Marcus Pupius Piso Frugi Calpurnianus

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Marcus Pupius Piso Frugi Calpurnianus belonged originally to the gens Calpurnia, but was adopted by Marcus Pupius, when the latter was an old man. He retained, however, his family-name Piso.[1]

Piso had attained some importance as early as the first civil war. On the death of Lucius Cornelius Cinna, in 84 BC, he married his wife Annia, and in the following year, 83, was appointed quaestor to the consul Lucius Cornelius Scipio. But he quickly deserted this party, and went over to Sulla, who compelled him to divorce his wife on account of her previous connection with Cinna. Piso was the father of Marcus Pupius Piso Frugi, a Roman politician who may have been praetor in 44 BC and could have been a legatus in 40 BC. His grandson may have been Marcus Licinius Crassus Dives, consul of 14 BC.

He failed in obtaining the aedileship, and the year of his praetorship is uncertain. After his praetorship he received the province of Spain with the title of proconsul, and on his return to Rome in 69 BC, enjoyed the honour of a triumph, although it was asserted by some that he had no claim to this distinction.

Piso served in the Third Mithridatic War as a legatus of Gnaeus Pompeius Magnus, who sent him to Rome in 62, to become a candidate for the consulship, as he was anxious to obtain the ratification of his acts in Asia, and therefore wished to have one of his friends at the head of the state. Piso was accordingly elected consul for the following year, 61 with Marcus Valerius Messalla Niger. In his consulship he gave great offense to Cicero, by not asking him first in the senate for his opinion, and still further increased the anger of the orator by taking Publius Clodius under his protection after his violation of the mysteries of the Bona Dea. Cicero revenged himself on Piso, by preventing him from obtaining the province of Syria, which had been promised to him. Piso must have died, in all probability, before the outbreak of the second civil war, for in 47 BC Marcus Antonius inhabited his house at Rome.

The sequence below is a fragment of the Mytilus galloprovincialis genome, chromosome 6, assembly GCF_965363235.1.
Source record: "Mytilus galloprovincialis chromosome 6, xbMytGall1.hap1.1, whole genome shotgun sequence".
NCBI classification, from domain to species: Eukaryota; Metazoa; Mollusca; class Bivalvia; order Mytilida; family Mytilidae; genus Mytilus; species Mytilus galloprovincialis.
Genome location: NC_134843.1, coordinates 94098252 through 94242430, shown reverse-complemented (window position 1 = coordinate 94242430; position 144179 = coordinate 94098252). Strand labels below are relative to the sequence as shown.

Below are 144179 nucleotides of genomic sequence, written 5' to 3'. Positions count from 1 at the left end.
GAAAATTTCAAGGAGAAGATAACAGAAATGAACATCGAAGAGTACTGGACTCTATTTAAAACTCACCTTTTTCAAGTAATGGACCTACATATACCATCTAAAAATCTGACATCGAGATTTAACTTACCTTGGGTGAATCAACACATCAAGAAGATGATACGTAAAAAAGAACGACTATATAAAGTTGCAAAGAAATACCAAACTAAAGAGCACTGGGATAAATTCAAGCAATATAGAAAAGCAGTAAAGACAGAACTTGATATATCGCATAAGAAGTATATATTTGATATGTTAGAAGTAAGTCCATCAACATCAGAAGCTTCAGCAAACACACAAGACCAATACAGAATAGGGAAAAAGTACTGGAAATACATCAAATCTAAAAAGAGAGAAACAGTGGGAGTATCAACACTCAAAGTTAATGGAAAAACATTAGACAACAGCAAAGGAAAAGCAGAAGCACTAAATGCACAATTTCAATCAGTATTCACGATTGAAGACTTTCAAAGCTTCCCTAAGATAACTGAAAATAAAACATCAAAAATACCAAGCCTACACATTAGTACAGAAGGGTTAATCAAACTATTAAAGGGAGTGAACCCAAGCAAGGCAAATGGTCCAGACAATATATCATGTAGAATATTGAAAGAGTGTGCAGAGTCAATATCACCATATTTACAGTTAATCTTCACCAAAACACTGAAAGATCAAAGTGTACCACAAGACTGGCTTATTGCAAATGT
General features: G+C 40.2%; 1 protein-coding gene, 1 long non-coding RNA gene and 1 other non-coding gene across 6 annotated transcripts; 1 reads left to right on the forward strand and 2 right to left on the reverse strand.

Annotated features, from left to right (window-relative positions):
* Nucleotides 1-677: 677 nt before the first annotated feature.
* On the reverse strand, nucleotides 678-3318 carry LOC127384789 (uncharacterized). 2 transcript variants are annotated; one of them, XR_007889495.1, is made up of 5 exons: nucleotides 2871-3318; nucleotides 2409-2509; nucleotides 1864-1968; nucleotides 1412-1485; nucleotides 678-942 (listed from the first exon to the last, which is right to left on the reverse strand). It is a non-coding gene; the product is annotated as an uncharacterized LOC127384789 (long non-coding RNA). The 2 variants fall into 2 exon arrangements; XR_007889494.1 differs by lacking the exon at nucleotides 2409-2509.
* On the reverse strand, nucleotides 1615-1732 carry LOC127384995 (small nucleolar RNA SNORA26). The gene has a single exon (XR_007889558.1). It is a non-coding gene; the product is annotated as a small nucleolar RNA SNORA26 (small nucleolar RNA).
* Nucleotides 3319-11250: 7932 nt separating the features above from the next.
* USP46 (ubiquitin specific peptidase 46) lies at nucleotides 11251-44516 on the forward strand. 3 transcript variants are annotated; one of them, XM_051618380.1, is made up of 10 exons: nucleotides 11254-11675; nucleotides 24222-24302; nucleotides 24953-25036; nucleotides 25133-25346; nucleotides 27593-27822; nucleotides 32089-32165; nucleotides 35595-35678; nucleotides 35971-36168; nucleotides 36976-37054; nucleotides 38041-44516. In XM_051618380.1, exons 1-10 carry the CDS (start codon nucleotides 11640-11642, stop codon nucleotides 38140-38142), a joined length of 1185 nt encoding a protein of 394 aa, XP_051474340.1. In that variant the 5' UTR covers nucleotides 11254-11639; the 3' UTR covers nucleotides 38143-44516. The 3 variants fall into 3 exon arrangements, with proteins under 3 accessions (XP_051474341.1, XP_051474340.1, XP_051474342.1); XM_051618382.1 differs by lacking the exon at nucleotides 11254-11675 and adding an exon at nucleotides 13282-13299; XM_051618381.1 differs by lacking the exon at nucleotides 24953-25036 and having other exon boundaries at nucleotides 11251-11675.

References[edit]

  1. ^ Marcus Tullius Cicero (16 August 2001). Cicero: On Moral Ends. Cambridge University Press. pp. 34–. ISBN 978-0-521-66901-6. 

 This article incorporates text from a publication now in the public domainSmith, William, ed. (1870). "article name needed". Dictionary of Greek and Roman Biography and Mythology. 

Political offices
Preceded by
Decimus Junius Silanus and Lucius Licinius Murena
Consul of the Roman Republic
with Marcus Valerius Messalla Niger
61 BC
Succeeded by
Lucius Afranius and Quintus Caecilius Metellus Celer